A new ramen shop in TIT Creative Industry Park, Nonoodle’s signboard features its witty Chinese name, bu fangbian mian (不方便面馆), which literally translates: ‘not instant noodles restaurant.’
The sign doesn’t lie: it takes the cashiers and cooks far more than an instant to prepare our non-instant noodles, though they’re served fast by sit-down restaurant standards – in about five minutes.
Nonoodle’s concept is to offer freshly made, nontraditional ramen in six unique flavors served in a Styrofoam instant noodle cup. It’s a way to satisfy the urge to eat noodles from a cup (kind of addictive, if you ask us) while enjoying higher quality ramen than the dry block you get in classic fangbian mian.
The place also functions as a convenience store that sells a variety of overpriced Korean sodas, German beers and juices, as well as a collection of snacks and instant noodles in Korean and Thai flavors.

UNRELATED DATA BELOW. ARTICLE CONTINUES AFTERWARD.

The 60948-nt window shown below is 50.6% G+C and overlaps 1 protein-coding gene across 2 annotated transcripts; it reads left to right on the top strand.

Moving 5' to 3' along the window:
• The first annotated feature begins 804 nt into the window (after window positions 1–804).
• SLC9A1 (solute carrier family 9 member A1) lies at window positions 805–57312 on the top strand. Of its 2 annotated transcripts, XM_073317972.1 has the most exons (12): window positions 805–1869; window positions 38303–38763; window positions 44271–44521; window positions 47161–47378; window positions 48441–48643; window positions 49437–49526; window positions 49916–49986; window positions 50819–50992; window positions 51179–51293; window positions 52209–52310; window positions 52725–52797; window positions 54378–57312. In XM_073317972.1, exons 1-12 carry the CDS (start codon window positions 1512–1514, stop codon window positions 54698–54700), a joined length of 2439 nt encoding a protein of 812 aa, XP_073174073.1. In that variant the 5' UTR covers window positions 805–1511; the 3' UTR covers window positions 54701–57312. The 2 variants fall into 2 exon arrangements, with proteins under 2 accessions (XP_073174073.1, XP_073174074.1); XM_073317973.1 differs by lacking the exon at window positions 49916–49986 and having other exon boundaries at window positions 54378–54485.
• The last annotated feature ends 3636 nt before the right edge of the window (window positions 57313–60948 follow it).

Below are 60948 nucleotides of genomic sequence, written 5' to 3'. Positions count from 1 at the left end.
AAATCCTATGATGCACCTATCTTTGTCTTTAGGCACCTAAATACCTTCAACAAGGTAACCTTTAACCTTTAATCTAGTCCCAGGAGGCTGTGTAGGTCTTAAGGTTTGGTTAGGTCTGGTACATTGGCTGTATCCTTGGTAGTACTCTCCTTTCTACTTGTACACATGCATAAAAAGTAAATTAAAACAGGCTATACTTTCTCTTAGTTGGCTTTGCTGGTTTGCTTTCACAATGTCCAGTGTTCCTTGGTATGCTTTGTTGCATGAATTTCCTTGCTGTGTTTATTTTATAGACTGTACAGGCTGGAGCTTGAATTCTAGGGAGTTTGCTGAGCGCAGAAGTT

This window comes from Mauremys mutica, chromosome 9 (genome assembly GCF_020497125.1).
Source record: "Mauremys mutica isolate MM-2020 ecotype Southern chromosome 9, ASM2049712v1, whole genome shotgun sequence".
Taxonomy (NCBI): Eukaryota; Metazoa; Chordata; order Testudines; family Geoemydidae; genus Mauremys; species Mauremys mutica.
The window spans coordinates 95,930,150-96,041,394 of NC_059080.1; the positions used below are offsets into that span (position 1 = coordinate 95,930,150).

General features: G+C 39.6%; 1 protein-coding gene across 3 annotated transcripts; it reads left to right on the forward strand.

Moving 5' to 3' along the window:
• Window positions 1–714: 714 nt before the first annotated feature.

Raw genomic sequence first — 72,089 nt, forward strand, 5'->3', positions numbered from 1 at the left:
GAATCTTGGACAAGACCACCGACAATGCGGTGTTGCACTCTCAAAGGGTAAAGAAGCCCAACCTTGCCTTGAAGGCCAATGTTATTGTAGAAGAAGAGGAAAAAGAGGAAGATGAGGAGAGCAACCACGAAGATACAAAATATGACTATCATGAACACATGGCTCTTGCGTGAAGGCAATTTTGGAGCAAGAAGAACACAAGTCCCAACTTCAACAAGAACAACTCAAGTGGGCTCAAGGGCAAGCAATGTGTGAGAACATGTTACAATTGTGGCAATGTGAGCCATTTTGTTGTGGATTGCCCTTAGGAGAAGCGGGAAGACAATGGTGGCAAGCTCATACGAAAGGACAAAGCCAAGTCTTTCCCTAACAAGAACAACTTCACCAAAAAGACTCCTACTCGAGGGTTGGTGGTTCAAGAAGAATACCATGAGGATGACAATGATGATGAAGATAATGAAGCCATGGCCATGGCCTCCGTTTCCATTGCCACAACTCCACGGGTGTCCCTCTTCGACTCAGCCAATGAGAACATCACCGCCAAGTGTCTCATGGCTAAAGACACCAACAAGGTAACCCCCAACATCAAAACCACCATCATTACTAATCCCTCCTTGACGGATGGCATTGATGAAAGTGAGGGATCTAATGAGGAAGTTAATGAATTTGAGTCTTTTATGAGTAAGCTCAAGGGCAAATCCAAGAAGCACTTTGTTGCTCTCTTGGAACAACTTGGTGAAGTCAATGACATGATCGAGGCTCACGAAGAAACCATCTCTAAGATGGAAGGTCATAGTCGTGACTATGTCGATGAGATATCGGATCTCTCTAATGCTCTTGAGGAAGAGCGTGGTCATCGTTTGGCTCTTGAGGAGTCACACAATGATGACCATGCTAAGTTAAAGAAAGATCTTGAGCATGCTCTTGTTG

Behind Nonoodle’s transparent glass facade, a team of ramen chefs bustles about behind a counter, stirring ingredients into cups of noodles and ducking out between orders to wipe down a table or two.
Tent cards with photos of the six ramen varieties greet customers at the counter, each with a heart icon and the number ‘20,000’ beside it to indicate ‘likes’ on social media.
Of the three flavors we try – the Malaysian seafood laksa, tom yum soup noodles with prawns and Italian prawn and basil noodles (all RMB28) – the laksa leaves the worst impression, with a bland, flat taste that doesn’t deserve 28 kuai.
The tom yum soup noodles satisfy our most basic expectations, but complaints abound over the excessive use of bean sprouts. We’re all about the Italian prawn and basil noodles, though: served without soup, they soak up every last bit of the secret seafood sauce, yielding a full-bodied flavor.
We assume Nonoodle targets those working in TIT who want something other than a roujiamo as an afternoon snack.
With a chic design and notion, Nonoodle successfully draws the attention of curious passersby. But if it doesn’t want people to ‘say no’ to its noodles, it had better bring its produce to a much higher level.
Price: RMB40 for a bowl
Who’s going: workers at TIT, curious visitors
Good for: a spicy refreshment
[Photos by Tristin Zhang]